ba­sic in­stincts

Do fe­male ham­sters go through pe­ri­ods or heat cycles? I un­der­stand symp­toms may in­clude a pun­gent white dis­charge and ag­gres­sion. Is there any­thing I need to do dur­ing this pe­riod to soothe my hammy?

Pets (Singapore) - - Ask The Expert -

Afe­male ham­ster does go through heat cycles but she does not, how­ever, men­stru­ate or have any bloody dis­charge (un­like in fe­male hu­mans and dogs).

When she is on heat, she will be more re­cep­tive to male ham­sters to mate. The white dis­charge of­ten emits a strong odour to at­tract po­ten­tial mates. Your hammy is more sen­si­tive to the touch— es­pe­cially along her back and near her back­side area—be­cause the fe­male hor­mones in­duce such sen­si­tiv­ity for mat­ing to take place.

The rea­son she gets more ag­gres­sive is that there is a spike in oe­stro­gen within her body, mak­ing her more ter­ri­to­rial and pos­ses­sive. It is im­por­tant that you han­dle a fe­male ham­ster on heat slowly and gen­tly, and give her pri­vacy and hide­outs us­ing a ham­ster house, plenty of bed­ding and even shred­ded tis­sue to al­low her to build a nest should she choose to. En­sure she has ac­cess to plenty of fresh wa­ter, a healthy amount of fresh greens and that her ap­petite is good. Mon­i­tor your ham­ster’s urine; of­ten it will be more pun­gent due to the white vulva dis­charge dur­ing her heat cy­cle. Clean out the lit­ter, tis­sues or nest reg­u­larly to pre­vent bac­te­rial build-up in her sur­round­ings.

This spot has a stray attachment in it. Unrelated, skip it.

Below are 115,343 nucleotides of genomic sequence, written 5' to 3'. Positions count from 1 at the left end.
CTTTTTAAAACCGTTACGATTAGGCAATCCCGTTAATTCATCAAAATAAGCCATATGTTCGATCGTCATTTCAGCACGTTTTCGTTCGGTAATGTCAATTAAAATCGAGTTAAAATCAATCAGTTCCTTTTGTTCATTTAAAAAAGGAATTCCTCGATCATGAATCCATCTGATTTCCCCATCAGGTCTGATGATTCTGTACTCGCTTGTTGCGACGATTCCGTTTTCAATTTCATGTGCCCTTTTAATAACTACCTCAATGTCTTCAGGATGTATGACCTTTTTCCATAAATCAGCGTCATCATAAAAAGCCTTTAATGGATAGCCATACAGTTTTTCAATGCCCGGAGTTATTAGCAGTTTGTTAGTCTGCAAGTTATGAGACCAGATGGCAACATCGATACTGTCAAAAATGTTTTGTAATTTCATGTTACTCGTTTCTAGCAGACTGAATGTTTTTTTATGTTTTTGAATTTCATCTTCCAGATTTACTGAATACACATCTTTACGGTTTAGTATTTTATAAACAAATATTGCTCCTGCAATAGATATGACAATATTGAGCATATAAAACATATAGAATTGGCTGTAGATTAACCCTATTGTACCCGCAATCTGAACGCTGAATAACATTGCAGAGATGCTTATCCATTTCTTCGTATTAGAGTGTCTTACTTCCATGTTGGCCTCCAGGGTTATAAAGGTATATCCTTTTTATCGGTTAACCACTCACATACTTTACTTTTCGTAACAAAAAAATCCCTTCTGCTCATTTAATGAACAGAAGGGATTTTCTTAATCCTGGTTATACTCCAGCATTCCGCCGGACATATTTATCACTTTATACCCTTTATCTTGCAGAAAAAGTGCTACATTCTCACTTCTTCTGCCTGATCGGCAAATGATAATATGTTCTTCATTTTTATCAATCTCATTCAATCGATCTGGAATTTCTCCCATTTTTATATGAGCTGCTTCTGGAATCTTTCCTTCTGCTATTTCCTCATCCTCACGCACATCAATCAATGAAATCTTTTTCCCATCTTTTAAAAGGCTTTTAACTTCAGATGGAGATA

Heat cycles can oc­cur as fre­quently as ev­ery 60 to 80 days, and each heat du­ra­tion can last for three to seven days. Dur­ing this pe­riod, it is best to iso­late her from other ham­sters—es­pe­cially males if you are not in­tend­ing to breed them.

As men­tioned, ham­sters do not men­stru­ate. Hence, any blood stains or blood clots in­di­cate ab­nor­mal dis­charge and the pos­si­bil­ity of in­fec­tion. In some older ham­sters, they can be prone to womb thick­en­ing and can­cers. It is ad­vis­able to bring her for a vet­eri­nary ex­am­i­na­tion if there’s ab­nor­mal dis­charge from her pri­vate parts. A vet will per­form a full phys­i­cal ex­am­i­na­tion to en­sure ap­pro­pri­ate med­i­ca­tions are given to pre­vent or cure any in­fec­tions. Should your vet­eri­nar­ian sus­pect womb swelling or can­cer, sur­gi­cal re­moval of the womb may be per­formed as the last re­sort of treat­ment.

Ex­pert: Dr Grace Heng Vet­eri­nary Sur­geon B. V (Syd­ney) Resident Vet­eri­nar­ian at The Joy­ous Vet

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